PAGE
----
Publicity material

Material for publicity and outreach is continuously produced in order to inform about the EISCAT_3D project. This material can be found here.

EISCAT_3D Brochure

Basic information about the planned EISCAT_3D system, conveniently collected in the form of a small brochure.

EISCAT_3D Brochure

The brochure can be downloaded here.

Printing instructions:
This brochure should be printed double-sided on A4 paper and then folded in three parts so that the heading “EISCAT_3D Europe's Next Generation Radar for Atmospheric and Geospace Science and images” is on the front, and the Time-Line and the contact information are on the back.

EISCAT_3D Poster

A poster with basic information about EISCAT Scientific Association and EISCAT_3D.

EISCAT_3D Poster

En svensk EISCAT_3D-broschyr

En informationsbroschyr om EISCAT_3D-projektet för svenska kontakter.

An information brochure about the EISCAT_3D project for Swedish contacts.

Svensk EISCAT_3D-broschyr


Information about EISCAT_3D in Japanese.

PDF icon EISCAT_3D日本のパンフレット12.19 MB

EISCAT explained (in Norwegian)

The Norwegian website has recently published an article featuring EISCAT and EISCAT_3D (in Norwegian). In addition, they have produced the instructive animation below that explains the basic ideas behind the systems.

The original animation can be found here.

EISCAT_3D featured in International Innovation Environment Magazine

The EISCAT_3D Preparatory Phase project is featured in the June 2011 issue of International Innovation Environment Magazine. In the article, Esa Turunen and Jonny Johansson describe the project and its impact for near-Earth environmental science.

Active array

The article is available for download below, and the full magazine can be obtained through the publisher's website.

The article, print quality (7.9 MB)
The article, web quality (2.2 MB)

A vision for EISCAT_3D

Tom Grydeland has made an attempt to visualise what a full-scale pan-Scandinavian EISCAT_3D instrument network should be able to do. His vision may serve as an inspiration in the work towards building the EISCAT_3D facilities. Tom participated in the EISCAT_3D Design Study and is currently working as a research scientist at Norut AS in Tromsø (department of Earth observation).

Saturday evening in September, near the next solar maximum. The sun has set over northern Scandinavia, skies are clear, but the only aurora is a diffuse arc stretching from East to West. The recently deployed EISCAT_3D distributed radar infrastructure in a wide field-of-view synoptic mode monitors the slow diminishing of the F region with the setting sun, while catching the enhancements in the E region where the diffuse arc sits. The four active and five passive sites cover the entire ionosphere from 10° to 25° East, from 67° to 73° North, or from the Lofoten, down to the northernmost extent of the Bay of Bothnia, Kola peninsula and North almost to Bear Island. With their multitude of simultaneous beams, the sites work as a single instrument, delivering volumetric ionospheric parameters from the entire volume, and true three-dimensional vector velocities throughout most of the near-vertical beams (next year, with the upgrade to 600 simultaneous receive beams on all sites, vector velocities will be available at all ranges from all beams).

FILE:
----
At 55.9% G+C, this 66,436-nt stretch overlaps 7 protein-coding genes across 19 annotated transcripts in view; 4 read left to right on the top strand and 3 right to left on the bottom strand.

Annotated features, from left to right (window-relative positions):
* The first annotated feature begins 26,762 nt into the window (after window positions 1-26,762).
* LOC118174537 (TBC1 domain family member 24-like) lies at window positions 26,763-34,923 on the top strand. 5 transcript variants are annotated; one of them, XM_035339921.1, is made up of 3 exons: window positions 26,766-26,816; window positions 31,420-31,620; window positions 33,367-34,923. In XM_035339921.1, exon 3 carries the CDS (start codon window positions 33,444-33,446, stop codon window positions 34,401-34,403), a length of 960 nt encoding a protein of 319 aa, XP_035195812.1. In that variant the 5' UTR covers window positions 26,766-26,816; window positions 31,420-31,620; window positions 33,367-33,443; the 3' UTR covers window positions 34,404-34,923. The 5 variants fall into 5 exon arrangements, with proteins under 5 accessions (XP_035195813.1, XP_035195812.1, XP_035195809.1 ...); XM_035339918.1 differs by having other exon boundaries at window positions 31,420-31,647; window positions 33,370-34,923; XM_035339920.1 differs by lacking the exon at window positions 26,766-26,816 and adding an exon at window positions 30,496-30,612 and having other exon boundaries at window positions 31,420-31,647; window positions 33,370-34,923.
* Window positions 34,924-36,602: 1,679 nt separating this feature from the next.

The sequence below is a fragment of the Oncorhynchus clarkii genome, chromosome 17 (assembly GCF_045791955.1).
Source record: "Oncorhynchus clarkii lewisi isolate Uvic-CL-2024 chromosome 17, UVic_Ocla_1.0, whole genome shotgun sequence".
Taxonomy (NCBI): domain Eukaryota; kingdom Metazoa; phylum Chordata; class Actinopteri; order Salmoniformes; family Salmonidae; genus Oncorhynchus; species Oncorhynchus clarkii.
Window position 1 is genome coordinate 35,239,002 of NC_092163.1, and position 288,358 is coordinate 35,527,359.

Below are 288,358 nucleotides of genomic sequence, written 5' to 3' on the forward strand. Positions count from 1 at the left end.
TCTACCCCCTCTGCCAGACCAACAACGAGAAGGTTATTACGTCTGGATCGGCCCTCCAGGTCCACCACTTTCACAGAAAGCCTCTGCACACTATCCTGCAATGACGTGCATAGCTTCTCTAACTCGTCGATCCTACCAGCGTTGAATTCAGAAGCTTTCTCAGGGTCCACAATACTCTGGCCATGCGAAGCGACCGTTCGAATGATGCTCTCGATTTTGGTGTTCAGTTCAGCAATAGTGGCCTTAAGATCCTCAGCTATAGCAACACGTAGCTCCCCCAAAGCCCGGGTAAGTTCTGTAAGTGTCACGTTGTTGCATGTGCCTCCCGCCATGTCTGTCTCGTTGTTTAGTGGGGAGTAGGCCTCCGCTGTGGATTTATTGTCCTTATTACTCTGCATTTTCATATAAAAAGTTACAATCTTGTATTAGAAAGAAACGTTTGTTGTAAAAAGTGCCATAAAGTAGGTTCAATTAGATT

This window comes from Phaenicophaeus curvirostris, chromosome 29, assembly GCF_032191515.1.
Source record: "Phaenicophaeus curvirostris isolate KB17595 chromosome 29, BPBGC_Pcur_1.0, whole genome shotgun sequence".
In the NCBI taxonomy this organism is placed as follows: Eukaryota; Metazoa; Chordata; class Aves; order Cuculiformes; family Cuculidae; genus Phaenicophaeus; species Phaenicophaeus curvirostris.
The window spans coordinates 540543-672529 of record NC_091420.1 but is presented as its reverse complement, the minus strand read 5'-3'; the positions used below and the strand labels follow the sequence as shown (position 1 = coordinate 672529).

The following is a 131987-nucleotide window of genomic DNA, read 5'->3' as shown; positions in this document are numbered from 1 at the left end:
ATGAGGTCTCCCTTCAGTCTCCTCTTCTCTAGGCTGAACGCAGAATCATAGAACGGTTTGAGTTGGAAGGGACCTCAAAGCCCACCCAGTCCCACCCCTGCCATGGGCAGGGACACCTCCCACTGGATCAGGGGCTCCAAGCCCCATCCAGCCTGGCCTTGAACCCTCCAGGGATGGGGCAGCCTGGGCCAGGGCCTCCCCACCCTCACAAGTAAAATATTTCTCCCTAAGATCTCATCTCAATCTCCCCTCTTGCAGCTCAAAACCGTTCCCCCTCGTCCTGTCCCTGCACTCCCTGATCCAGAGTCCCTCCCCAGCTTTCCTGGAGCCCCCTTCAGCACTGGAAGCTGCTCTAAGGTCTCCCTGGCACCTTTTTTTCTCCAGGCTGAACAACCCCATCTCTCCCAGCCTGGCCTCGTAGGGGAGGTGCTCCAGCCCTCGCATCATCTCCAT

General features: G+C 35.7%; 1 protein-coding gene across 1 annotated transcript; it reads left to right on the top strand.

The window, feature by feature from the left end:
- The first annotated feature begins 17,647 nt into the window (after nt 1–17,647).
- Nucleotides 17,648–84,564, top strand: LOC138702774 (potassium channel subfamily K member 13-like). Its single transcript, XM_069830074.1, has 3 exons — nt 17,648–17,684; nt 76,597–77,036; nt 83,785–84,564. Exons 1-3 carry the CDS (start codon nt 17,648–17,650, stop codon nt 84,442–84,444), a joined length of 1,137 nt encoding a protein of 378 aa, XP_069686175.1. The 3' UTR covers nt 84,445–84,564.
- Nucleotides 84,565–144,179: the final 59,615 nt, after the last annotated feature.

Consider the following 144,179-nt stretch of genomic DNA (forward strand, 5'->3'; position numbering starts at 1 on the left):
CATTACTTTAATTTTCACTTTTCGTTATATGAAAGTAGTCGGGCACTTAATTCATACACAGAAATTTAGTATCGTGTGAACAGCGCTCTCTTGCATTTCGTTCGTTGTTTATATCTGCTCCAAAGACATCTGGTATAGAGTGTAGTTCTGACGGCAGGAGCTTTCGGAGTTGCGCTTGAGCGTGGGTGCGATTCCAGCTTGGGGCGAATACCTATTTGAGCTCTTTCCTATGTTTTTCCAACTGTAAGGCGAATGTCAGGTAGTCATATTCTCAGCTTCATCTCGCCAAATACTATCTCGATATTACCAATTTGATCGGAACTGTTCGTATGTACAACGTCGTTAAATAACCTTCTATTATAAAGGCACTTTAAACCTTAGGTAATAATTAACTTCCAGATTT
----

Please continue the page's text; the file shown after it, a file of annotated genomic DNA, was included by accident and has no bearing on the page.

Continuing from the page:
The network of real-time digital all-sky imagers awakes as the night falls, and their activity detectors start scanning the images for signs of auroral fine-structure. As the first substorm of the evening commences, the available narrow field-of-view cameras are directed towards the most promising auroral structures for imaging of the finer scales. EISCAT_3D is also connected to the network of all-sky imagers, and wherever the cameras have indications of structured phenomena, the closest radar diverts a broad illuminating beam for imaging towards the area. The precipitating particles in the aurora inevitably triggers instabilities, which manifests themselves as localized regions of very strong scattering, and the illuminating radar switches most of its transmitting power into the illumination of this structure, to obtain the best possible resolution in the imaging. Neighbouring transmitters shift some of their beams into the area usually covered by the closest radar, so as not to lose the background observations. Real-time coherence detection triggers the storage of massive amounts of raw data for imaging of the event, but only when the data contains scattering that can be imaged. The real-time imaging also ensures that enhanced scattering located differently than visible aurora is detected, and that events are recorded when the skies are not as clear as this night. Automatic SMS and MMS alerts are sent to key personnel, and to aurora hunters from the general audience who have subscribed to the automatic alerts. Plots and images are generated by the real-time system and appear on the web as the event progresses, and the fine-scale instruments (optical and radar) are continuously adjusting their look angles and fields of view to keep as much as possible of the event in view, and at the best possible resolution. At the peak of the event, when almost all of the sky is covered in aurora, all instruments concentrate on the local magentic zenith, where the opportunity to observe the finest scales is the greatest. The images from all of the all-sky imagers are combined to create a satellite's-eye view composite real-time true colour video of the entire northern Scandinavia, overlain with false-colour radar scattering maps, and the whole thing is broadcast across the web for anyone to see - in basic resolution for everyone, and in high definition to scientists and subscribers.